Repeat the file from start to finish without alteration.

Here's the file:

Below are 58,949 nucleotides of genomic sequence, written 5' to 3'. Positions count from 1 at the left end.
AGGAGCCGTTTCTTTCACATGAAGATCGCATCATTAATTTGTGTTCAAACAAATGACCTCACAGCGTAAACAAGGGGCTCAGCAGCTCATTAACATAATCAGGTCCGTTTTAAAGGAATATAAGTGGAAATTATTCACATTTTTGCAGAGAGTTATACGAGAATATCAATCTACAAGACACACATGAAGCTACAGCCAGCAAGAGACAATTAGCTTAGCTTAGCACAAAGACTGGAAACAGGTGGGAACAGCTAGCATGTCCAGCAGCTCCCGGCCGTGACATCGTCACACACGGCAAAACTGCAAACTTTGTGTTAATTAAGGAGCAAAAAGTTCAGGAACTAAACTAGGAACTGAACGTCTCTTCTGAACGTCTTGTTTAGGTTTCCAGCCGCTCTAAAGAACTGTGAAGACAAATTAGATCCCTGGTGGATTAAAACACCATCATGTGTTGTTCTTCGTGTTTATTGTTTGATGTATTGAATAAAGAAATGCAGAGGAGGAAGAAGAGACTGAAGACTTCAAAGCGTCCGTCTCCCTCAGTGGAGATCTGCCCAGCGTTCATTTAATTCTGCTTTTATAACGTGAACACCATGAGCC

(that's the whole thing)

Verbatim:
Below are 58,949 nucleotides of genomic sequence, written 5' to 3'. Positions count from 1 at the left end.
AGGAGCCGTTTCTTTCACATGAAGATCGCATCATTAATTTGTGTTCAAACAAATGACCTCACAGCGTAAACAAGGGGCTCAGCAGCTCATTAACATAATCAGGTCCGTTTTAAAGGAATATAAGTGGAAATTATTCACATTTTTGCAGAGAGTTATACGAGAATATCAATCTACAAGACACACATGAAGCTACAGCCAGCAAGAGACAATTAGCTTAGCTTAGCACAAAGACTGGAAACAGGTGGGAACAGCTAGCATGTCCAGCAGCTCCCGGCCGTGACATCGTCACACACGGCAAAACTGCAAACTTTGTGTTAATTAAGGAGCAAAAAGTTCAGGAACTAAACTAGGAACTGAACGTCTCTTCTGAACGTCTTGTTTAGGTTTCCAGCCGCTCTAAAGAACTGTGAAGACAAATTAGATCCCTGGTGGATTAAAACACCATCATGTGTTGTTCTTCGTGTTTATTGTTTGATGTATTGAATAAAGAAATGCAGAGGAGGAAGAAGAGACTGAAGACTTCAAAGCGTCCGTCTCCCTCAGTGGAGATCTGCCCAGCGTTCATTTAATTCTGCTTTTATAACGTGAACACCATGAGCC